25th in France

Twenty-five. I have to say I don’t think I ever imagined celebrating my twenty-fifth birthday in Cambrai, France, but it was quite wonderful. I went out to dinner with the other assistants in Cambrai to a quirky little placed called “Pataterie”.  They serve mainly potatoes (hence the name) but a few other random things as well. Everyone had an aperitif and then most of us ordered a baked potato with some sort of sauce. Mine was a yummy tomato sauce with onions, olives, and a bunch of other stuff I don’t remember. Then we ordered dessert, I had profiteroles with ice cream inside. Delicious! Kristen told the waitress we were celebrating my birthday, so she put a candle in them and everyone sang (which was only mildly embarrassing because we were close to the only people in the place). We had dinner a little later than normal, so soon as we were outside they locked the door and turned the lights out!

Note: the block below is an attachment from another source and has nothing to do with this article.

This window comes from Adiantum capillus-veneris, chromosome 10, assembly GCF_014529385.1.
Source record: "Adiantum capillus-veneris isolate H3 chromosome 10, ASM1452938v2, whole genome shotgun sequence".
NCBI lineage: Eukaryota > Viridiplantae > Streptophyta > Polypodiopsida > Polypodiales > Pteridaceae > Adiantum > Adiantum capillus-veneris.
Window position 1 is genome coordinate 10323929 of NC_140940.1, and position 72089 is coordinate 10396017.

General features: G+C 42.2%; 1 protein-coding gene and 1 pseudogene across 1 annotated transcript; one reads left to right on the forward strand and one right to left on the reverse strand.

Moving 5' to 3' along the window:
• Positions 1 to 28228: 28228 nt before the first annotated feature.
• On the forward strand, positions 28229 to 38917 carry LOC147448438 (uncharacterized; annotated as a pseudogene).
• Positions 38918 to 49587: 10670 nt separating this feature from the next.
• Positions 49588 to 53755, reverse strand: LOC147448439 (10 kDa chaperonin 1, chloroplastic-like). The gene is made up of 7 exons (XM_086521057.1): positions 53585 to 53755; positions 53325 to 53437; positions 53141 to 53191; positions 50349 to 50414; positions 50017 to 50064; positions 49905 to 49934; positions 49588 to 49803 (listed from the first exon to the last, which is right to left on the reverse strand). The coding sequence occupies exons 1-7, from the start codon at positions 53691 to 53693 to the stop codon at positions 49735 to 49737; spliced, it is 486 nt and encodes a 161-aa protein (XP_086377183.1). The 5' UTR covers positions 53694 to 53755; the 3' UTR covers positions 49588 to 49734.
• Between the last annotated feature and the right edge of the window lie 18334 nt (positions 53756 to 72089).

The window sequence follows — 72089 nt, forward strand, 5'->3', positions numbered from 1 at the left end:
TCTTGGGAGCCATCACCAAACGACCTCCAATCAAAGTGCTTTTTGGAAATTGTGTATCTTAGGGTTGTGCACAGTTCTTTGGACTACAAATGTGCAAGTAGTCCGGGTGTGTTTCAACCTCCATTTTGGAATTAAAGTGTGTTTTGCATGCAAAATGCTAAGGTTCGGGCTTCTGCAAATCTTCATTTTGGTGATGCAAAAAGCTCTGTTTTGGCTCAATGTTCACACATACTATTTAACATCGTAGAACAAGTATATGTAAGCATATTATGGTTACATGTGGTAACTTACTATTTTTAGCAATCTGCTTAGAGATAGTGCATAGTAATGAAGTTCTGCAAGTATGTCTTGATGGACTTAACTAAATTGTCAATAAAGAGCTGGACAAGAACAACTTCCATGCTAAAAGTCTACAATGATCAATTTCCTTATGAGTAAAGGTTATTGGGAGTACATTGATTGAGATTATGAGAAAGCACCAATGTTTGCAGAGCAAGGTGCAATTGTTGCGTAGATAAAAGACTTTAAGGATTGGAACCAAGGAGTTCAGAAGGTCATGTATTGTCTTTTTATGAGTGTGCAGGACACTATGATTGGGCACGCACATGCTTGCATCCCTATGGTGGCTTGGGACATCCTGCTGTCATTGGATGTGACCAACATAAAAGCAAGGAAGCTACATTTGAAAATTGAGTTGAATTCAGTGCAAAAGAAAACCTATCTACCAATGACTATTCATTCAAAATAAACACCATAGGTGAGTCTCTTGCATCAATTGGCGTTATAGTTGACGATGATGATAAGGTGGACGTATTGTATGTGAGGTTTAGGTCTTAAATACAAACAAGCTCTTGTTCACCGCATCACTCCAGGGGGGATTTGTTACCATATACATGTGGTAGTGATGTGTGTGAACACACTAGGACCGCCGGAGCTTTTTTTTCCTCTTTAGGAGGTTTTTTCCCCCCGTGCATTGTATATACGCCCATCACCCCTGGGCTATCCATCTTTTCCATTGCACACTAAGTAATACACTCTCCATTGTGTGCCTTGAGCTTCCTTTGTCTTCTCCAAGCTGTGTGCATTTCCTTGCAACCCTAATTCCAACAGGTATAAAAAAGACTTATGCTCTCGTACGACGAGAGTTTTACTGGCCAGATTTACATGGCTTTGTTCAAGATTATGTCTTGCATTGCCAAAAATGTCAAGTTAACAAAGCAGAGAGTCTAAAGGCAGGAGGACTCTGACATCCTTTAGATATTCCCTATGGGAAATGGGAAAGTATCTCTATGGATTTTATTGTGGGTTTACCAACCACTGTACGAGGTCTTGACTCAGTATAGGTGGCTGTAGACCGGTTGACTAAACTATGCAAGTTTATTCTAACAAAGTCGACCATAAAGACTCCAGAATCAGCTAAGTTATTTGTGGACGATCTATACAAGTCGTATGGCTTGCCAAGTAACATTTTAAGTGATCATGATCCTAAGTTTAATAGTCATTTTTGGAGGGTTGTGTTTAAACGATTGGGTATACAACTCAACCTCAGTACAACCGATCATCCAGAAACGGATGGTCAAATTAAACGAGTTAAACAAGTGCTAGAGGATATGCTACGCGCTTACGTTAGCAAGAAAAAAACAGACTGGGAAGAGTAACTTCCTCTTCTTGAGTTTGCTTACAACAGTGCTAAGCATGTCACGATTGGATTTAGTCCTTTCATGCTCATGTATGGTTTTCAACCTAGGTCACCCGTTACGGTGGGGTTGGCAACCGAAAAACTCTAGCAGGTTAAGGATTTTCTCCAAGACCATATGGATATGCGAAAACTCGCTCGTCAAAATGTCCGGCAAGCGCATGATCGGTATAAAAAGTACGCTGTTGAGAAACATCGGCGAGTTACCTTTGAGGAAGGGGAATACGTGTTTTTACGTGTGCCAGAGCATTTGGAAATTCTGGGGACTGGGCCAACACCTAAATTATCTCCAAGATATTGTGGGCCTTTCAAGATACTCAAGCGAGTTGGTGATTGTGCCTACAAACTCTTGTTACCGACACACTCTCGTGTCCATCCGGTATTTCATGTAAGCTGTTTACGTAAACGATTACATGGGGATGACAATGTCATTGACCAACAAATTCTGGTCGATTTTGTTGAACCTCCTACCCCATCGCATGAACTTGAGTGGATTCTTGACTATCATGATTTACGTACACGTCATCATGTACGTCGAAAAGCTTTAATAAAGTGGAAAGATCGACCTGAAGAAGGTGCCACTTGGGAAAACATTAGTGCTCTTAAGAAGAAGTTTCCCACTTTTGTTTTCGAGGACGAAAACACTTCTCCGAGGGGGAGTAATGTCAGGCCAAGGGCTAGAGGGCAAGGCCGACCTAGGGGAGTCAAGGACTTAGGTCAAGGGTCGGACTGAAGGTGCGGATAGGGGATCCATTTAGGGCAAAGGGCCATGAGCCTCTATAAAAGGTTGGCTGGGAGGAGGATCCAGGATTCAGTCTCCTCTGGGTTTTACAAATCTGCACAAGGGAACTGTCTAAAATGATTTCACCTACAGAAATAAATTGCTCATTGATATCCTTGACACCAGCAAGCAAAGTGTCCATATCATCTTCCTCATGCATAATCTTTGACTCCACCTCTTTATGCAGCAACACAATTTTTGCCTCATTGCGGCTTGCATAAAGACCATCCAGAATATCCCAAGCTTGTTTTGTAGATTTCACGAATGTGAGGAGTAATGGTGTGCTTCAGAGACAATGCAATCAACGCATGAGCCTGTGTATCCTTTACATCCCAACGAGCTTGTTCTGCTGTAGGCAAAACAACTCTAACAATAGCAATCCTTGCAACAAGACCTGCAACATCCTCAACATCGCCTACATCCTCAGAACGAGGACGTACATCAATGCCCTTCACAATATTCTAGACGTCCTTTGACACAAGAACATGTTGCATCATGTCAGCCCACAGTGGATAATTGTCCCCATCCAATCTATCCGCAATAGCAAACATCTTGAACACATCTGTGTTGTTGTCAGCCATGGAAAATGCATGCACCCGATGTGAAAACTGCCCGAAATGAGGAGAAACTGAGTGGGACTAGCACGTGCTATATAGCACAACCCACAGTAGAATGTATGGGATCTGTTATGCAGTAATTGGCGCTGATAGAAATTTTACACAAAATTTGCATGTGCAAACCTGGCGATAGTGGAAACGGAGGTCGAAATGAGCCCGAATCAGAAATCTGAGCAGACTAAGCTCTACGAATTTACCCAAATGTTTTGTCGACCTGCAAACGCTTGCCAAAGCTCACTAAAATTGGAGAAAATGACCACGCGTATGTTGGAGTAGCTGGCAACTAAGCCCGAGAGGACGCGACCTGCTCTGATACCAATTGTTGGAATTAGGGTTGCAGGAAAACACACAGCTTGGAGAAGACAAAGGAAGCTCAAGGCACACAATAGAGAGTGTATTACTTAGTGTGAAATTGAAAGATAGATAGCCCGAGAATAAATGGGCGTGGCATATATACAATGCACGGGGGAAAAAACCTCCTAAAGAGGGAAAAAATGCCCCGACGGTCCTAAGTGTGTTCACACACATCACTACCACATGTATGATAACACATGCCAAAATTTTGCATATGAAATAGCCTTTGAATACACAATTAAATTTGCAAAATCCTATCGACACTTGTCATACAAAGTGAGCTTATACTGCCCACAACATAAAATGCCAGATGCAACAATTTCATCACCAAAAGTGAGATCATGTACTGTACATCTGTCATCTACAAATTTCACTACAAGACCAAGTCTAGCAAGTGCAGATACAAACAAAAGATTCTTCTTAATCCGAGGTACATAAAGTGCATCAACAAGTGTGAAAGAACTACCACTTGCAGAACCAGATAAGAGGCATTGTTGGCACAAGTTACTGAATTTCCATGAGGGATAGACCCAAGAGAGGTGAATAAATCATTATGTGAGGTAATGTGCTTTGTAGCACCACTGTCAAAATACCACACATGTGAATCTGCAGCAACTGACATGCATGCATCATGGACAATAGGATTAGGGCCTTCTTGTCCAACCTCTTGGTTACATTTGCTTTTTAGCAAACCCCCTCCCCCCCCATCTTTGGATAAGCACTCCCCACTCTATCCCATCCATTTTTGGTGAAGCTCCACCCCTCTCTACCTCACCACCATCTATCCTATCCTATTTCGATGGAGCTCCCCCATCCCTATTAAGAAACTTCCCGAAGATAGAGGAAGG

So I had originally thought that most of the teachers I work with had forgotten my birthday. A couple of them had said “happy birthday” and did the bises thing. Sylvie acted somewhat surprised when I told her in class and went out and bought us some cookies and orange juice. Anywho, I was a little bummed, but then again I’m not 5 so I really shouldn’t care. Sylvie had been telling me all week about this special lunch for the English teachers and that I must meet her in the salle des profs at noon on Friday. She’d been reminding me so much I thought something was up (I mean, why are we having a special lunch?) and on Friday morning I thought, maybe this has something to do with my birthday. Nah, Sylvie didn’t even remember. So we went to the cafeteria like normal and went to the special, private room for our meeting. Again, I should’ve known something was up when the other assistants were there (why didn’t they tell me they were coming to this meeting? why are M and L here, its only for English teachers?) but I just went on with my lunch. When everyone was finally there, Sylvie said, “okay everyone are we ready to begin?”. I imagined we would start a discussion in English or something to that effect. Nope. They started to sing Happy Birthday! I had been fooled! It was so lovely though and so thoughtful. They had everyone sign a card and gave me a huge bowl of fancy chocolates. When I was getting ready to eat my little cafeteria dessert, Kristen said “maybe you shouldn’t eat that…” The teachers had bought three delicious tartes (one fruit, one chocolate moose, one profiterole-like) and cider. They put as many candles as they could fit and sang Happy Birthday one more time. Turns out Sylvie organized it all.


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